Knitting and Crocheting: A Successful Relationship (Plus a Finishing Tip!)

A note from Kathleen: Even though I'm a knitter first, I look forward to seeing each new issue of Interweave Crochet. There's always something that inspires me to try a new pattern or stitch. This time, the inspiration came from an article by the ever-adventurous Franklin Habit. Here to tell you more about Franklin and his foray into crochet is Marcy Smith, editor of Interweave Crochet—check out the preview of the fall issue! Marcy and her colleague Wimi were lucky enough to spend some time crocheting and laughing with Franklin. (And see my crochet finishing tip at the end of Marcy's story. It's the perfect edging for your knitted sweaters.)

Here's Marcy!

Marcy SmithFlirting with the Hook

Here at Interweave Crochet, we love to share the joy of crochet. Even more so if we can bring a knitter on board.

So imagine our delight when we discovered that Franklin Habit, intrepid knitter and author of It Itches, had a dalliance with the crochet hook. We met up with Franklin in Chapel Hill, NC, in February. You may have read Franklin's hilarious cartoons and essays; he's even funnier in person.

With me at the reading was Wimi (say "Wee-Me"). Wimi began life as a Best Friend Doll then took on a career as a crafts journalist, meeting crafters throughout North Carolina. Nowadays, my little knitted friend hangs out with her on-again, off-again Peruvian boyfriend, Smyth, who is crocheted. They work daily to overcome their differences.

Franklin and WimiSo after the reading, Wimi sidled up to Franklin to see if he had any insights into dealing with Smyth. And, as you can see, they hit it off right away. Franklin confided that he too has struggled with crochet. Wimi asked if he could write about it. And the result is “Filet of Soul: One Man's Journey into Crochet,” in the Fall issue of Interweave Crochet.

In a tale that begins on a Greek island and moves to Chicago—with Franklin curled around a crochet hook in the fetal position—Franklin unwinds his story of coming to understand and respect crochet. In between are stints of '70s-afghan-trauma therapy and spates of an odd disconnect between head and hands. By turns hilarious and poignant, Franklin's story demonstrates that even the most confirmed knitter can have a happy flirtation with crochet.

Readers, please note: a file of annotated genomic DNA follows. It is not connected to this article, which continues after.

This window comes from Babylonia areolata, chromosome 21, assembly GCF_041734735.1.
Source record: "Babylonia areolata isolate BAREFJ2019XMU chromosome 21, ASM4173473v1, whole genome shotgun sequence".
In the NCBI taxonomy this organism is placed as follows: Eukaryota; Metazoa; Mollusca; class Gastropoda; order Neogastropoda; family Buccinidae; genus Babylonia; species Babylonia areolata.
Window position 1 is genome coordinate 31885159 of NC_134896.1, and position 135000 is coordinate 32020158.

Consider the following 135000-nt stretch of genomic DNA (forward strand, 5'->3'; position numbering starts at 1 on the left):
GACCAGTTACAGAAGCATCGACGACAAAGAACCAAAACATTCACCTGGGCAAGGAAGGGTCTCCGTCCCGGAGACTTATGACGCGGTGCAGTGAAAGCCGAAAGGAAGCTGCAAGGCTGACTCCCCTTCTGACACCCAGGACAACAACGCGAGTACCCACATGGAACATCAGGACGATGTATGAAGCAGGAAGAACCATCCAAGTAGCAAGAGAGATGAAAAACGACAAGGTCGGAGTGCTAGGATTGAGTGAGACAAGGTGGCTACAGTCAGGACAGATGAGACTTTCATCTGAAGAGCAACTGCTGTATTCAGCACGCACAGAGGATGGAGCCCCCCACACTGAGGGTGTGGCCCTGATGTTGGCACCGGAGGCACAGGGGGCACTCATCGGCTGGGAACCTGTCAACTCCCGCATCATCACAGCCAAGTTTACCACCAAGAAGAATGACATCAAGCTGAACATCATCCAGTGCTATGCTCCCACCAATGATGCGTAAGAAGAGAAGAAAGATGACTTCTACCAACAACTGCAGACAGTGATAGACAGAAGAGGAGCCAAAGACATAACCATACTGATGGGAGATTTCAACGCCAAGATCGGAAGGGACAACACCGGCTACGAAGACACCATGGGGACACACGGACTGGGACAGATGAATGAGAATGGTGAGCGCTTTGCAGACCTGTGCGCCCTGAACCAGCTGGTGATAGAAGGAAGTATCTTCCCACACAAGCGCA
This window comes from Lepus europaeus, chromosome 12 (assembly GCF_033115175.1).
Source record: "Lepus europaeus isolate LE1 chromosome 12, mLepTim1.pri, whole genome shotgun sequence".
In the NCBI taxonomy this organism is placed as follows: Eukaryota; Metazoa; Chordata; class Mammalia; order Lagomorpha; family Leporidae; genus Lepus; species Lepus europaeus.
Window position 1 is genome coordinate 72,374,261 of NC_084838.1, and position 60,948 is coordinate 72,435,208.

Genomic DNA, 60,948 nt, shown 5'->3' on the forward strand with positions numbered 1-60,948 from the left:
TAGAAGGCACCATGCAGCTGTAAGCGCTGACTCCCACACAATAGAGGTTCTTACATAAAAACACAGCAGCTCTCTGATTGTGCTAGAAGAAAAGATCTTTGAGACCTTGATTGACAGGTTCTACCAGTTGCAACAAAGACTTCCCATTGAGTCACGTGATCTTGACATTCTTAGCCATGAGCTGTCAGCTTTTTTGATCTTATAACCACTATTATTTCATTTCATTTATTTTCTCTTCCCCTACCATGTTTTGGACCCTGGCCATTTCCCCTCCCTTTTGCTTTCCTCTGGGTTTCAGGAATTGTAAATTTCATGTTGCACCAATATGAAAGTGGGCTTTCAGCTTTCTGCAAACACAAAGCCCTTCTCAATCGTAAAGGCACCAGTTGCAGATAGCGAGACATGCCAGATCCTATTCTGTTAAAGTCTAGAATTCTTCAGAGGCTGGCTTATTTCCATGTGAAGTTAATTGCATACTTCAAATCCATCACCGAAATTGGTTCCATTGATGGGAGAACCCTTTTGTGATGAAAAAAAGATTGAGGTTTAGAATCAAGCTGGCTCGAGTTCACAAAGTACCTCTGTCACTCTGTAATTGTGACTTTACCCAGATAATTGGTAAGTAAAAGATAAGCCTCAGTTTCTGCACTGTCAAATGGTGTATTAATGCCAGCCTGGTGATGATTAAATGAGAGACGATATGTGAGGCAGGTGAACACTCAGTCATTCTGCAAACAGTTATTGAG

Take a whirl yourself in the Fall issue, where we offer several sweaters that will have you marveling at the style capacity of crochet. There are five quick gifts to crochet, as well as five patterns that call for just one skein of yarn. With a couple of beginner patterns and seven advanced beginner patterns (including a lovely laceweight shawl and an afghan that had a non-crocheter in the office reaching for a hook), you'll find something to sink your hook into. And everything you need to know to get started crocheting is right there in the magazine.

So spice up your own fiber life with Interweave Crochet!

Best,
Marcy

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The Reverse Single Crochet Stitch: A Nice Finish

Kathleen, here!

I've used the reverse single crochet stitch—also known as the "shrimp stitch" or the "crab stitch"—so many times it's almost my finishing signature. It gives you a nice, almost picot-looking edge that perfectly finishes a cast-off edge or a neckline.

At left is an example of this technique, on a sweater that I knit for my mom a couple of years ago. I like it with the delicate white yarn and cable pattern.

Here are the directions for this versatile stitch:

Step 1. Working from left to right, insert the crochet hook into a knit edge stitch, draw up a loop, bring the yarn over the hook, and draw this loop through the first one. *Insert the hook into the next stitch to the right (figure 1), draw up a loop, bring the yarn over the hook again (figure 2), and draw this loop through both loops on the hook.

Step 2. Repeat from * until the entire edge has been covered (figure 3).

Cut the yarn and secure the last loop by pulling the tail through it. 

I hope you'll try this finishing technique, I think you'll like the result.

Cheers,

Kathleen

 

 

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